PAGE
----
Defendant testified; denied harming Billie Jo, ordering Monk and Bowers to harm her, or ever being at the place where her body was found. In addition, he asserted the defense of diminished capacity and produced evidence in support of this defense. The court instructed accordingly. The verdict of the jury finding defendant guilty of involuntary manslaughter indicates acceptance of this evidence and adherence to the instructions in question.
Before trial defendant moved to quash the indictment upon the ground the selection and impanelment of the grand jury did not comply with constitutional and statutory requirements in the premises, and use of the indictment process denied him constitutional rights.
On appeal defendant contends the court erred (1) in refusing to admit evidence proving Monk and Bowers, a few days after the homicide, assaulted and robbed a taxicab driver; (2) in instructing the jury testimony of incriminating statements by Monk and Bowers respecting the homicide were to be considered only for the purpose of testing their credibility as witnesses, and not as evidence of the truth of the facts stated; and (3) in denying his motion to quash the indictment.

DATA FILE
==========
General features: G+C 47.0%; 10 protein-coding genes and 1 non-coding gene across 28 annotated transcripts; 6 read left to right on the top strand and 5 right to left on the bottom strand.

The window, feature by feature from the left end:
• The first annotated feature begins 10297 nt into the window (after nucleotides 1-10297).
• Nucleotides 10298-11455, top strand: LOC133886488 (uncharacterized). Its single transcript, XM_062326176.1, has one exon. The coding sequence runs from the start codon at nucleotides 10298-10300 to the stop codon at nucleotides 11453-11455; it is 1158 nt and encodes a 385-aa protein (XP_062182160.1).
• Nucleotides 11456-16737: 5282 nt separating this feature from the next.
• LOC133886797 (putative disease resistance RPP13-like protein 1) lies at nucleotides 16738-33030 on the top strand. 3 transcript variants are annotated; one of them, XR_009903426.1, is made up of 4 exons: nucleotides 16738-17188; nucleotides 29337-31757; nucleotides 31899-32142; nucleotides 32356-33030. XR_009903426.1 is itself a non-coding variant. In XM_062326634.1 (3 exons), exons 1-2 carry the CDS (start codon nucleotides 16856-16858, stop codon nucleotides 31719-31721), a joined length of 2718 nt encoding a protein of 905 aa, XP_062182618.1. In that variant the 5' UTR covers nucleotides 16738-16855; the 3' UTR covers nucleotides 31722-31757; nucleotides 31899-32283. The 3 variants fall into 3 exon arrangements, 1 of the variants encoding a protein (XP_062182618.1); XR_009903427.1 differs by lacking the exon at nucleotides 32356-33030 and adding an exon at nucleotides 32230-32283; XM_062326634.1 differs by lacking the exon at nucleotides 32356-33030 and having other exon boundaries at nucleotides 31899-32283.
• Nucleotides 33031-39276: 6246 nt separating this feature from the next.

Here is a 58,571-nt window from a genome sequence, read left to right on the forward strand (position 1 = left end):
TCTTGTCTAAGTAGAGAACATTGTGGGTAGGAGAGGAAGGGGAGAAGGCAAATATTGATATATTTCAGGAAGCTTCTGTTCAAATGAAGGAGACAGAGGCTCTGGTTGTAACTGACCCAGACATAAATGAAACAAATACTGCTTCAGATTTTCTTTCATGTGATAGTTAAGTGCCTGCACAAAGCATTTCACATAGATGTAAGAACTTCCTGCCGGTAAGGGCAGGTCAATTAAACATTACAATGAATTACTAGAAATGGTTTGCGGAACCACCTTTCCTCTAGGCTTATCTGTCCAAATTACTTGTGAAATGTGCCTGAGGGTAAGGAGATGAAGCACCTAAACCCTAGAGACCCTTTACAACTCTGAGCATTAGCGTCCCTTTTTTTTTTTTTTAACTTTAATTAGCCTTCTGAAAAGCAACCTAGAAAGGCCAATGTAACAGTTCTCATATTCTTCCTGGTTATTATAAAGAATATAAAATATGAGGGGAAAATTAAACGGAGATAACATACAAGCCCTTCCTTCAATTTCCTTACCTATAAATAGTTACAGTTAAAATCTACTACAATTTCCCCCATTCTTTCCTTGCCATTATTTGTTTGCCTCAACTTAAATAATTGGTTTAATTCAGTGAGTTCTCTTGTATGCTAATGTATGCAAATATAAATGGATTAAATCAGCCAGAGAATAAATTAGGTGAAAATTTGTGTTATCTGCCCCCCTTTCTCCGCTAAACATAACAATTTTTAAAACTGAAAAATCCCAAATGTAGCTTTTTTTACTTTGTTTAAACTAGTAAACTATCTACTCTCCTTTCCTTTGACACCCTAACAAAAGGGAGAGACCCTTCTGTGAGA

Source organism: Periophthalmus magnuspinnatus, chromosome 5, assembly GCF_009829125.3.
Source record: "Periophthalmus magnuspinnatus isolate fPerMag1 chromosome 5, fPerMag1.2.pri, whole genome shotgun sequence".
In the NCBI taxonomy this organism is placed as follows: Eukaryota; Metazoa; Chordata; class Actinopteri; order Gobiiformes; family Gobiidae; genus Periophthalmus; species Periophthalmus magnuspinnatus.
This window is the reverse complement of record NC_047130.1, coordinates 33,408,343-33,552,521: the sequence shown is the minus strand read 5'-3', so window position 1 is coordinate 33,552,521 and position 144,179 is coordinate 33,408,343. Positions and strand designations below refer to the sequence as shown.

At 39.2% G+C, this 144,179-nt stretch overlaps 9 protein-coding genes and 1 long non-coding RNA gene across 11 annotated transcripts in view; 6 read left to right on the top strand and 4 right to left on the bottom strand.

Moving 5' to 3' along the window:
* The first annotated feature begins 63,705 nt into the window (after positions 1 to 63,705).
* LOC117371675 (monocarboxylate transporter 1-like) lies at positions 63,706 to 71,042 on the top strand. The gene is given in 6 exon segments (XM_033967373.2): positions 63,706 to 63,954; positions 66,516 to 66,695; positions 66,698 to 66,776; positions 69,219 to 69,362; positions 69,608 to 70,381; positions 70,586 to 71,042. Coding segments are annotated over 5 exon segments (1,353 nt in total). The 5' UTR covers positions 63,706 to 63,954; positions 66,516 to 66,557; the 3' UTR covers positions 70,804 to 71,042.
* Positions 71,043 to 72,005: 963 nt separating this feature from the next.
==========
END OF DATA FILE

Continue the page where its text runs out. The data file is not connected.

Defendant made an offer to prove Bowers, accompanied by Monk, on October 2, 1969 assaulted a taxicab driver; Monk attempted to flee, was apprehended, but later released; Bowers was arrested and detained ‘on the charge’; and Bowers said the reason he assaulted the cab driver was because he saw an opportunity to get some money. At trial defendant stated the purpose of this offered evidence was to show Monk and Bowers would inflict great bodily injury upon people without instructions from anyone; and urged such a showing would, in some way, tend to prove defendant had not ordered, directed or instructed Monk and Bowers to kill Billie Jo. The court sustained an objection to the offer of proof. On appeal defendant asserts the purpose of the evidence he offered to prove was to show ‘Monk and Bowers predetermined to testify they only acted upon Goodspeed's direction’, and to show they framed him. The latter purpose is related to testimony by Marler of an alleged conversation between him and Bowers, in the presence of Monk, in which Bowers said: ‘We already got someone framed you know who is going to take the rap for killing her’, i.e., Billie Jo. Both Monk and Bowers denied the statement was made. Proof Bowers, in the presence of Monk, assaulted the cab driver with intent to rob him, is not proof either of them predetermined to testify they only acted on Goodspeed's direction or intended to frame defendant ‘to take the rap’ for killing Billie Jo.